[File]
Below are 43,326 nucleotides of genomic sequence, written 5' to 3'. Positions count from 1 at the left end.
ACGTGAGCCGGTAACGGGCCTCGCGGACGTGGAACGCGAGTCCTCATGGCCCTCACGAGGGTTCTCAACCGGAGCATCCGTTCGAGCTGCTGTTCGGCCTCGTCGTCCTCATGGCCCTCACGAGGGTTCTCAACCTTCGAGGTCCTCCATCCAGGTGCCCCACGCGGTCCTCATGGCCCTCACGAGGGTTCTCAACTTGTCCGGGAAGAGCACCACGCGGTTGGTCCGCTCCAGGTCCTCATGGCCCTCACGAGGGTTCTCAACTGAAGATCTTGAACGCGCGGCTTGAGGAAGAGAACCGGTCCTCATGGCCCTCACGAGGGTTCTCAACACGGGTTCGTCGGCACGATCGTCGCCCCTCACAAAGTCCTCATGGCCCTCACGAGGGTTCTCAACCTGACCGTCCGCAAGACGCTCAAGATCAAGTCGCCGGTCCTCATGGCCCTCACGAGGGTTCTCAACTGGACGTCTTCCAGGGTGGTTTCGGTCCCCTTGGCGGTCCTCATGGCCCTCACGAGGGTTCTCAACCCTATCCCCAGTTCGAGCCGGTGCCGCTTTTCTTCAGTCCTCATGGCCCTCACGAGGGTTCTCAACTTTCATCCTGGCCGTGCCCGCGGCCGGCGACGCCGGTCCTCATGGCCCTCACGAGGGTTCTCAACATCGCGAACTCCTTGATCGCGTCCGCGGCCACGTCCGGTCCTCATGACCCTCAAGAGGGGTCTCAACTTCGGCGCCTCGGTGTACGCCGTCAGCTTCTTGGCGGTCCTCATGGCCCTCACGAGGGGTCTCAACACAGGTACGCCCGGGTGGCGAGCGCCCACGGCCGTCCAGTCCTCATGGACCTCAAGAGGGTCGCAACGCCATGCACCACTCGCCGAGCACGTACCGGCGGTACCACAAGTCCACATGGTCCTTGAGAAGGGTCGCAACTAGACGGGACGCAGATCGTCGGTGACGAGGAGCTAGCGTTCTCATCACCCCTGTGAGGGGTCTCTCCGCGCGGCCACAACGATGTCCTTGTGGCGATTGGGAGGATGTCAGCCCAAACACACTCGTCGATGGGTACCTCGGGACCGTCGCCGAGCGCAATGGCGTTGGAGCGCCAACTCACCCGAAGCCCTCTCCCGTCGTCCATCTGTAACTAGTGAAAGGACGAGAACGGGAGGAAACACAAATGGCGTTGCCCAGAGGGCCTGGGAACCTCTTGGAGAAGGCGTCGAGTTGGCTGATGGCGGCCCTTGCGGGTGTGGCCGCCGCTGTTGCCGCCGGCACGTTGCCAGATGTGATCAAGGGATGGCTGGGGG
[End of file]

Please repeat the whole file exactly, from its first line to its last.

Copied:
Below are 43,326 nucleotides of genomic sequence, written 5' to 3'. Positions count from 1 at the left end.
ACGTGAGCCGGTAACGGGCCTCGCGGACGTGGAACGCGAGTCCTCATGGCCCTCACGAGGGTTCTCAACCGGAGCATCCGTTCGAGCTGCTGTTCGGCCTCGTCGTCCTCATGGCCCTCACGAGGGTTCTCAACCTTCGAGGTCCTCCATCCAGGTGCCCCACGCGGTCCTCATGGCCCTCACGAGGGTTCTCAACTTGTCCGGGAAGAGCACCACGCGGTTGGTCCGCTCCAGGTCCTCATGGCCCTCACGAGGGTTCTCAACTGAAGATCTTGAACGCGCGGCTTGAGGAAGAGAACCGGTCCTCATGGCCCTCACGAGGGTTCTCAACACGGGTTCGTCGGCACGATCGTCGCCCCTCACAAAGTCCTCATGGCCCTCACGAGGGTTCTCAACCTGACCGTCCGCAAGACGCTCAAGATCAAGTCGCCGGTCCTCATGGCCCTCACGAGGGTTCTCAACTGGACGTCTTCCAGGGTGGTTTCGGTCCCCTTGGCGGTCCTCATGGCCCTCACGAGGGTTCTCAACCCTATCCCCAGTTCGAGCCGGTGCCGCTTTTCTTCAGTCCTCATGGCCCTCACGAGGGTTCTCAACTTTCATCCTGGCCGTGCCCGCGGCCGGCGACGCCGGTCCTCATGGCCCTCACGAGGGTTCTCAACATCGCGAACTCCTTGATCGCGTCCGCGGCCACGTCCGGTCCTCATGACCCTCAAGAGGGGTCTCAACTTCGGCGCCTCGGTGTACGCCGTCAGCTTCTTGGCGGTCCTCATGGCCCTCACGAGGGGTCTCAACACAGGTACGCCCGGGTGGCGAGCGCCCACGGCCGTCCAGTCCTCATGGACCTCAAGAGGGTCGCAACGCCATGCACCACTCGCCGAGCACGTACCGGCGGTACCACAAGTCCACATGGTCCTTGAGAAGGGTCGCAACTAGACGGGACGCAGATCGTCGGTGACGAGGAGCTAGCGTTCTCATCACCCCTGTGAGGGGTCTCTCCGCGCGGCCACAACGATGTCCTTGTGGCGATTGGGAGGATGTCAGCCCAAACACACTCGTCGATGGGTACCTCGGGACCGTCGCCGAGCGCAATGGCGTTGGAGCGCCAACTCACCCGAAGCCCTCTCCCGTCGTCCATCTGTAACTAGTGAAAGGACGAGAACGGGAGGAAACACAAATGGCGTTGCCCAGAGGGCCTGGGAACCTCTTGGAGAAGGCGTCGAGTTGGCTGATGGCGGCCCTTGCGGGTGTGGCCGCCGCTGTTGCCGCCGGCACGTTGCCAGATGTGATCAAGGGATGGCTGGGGG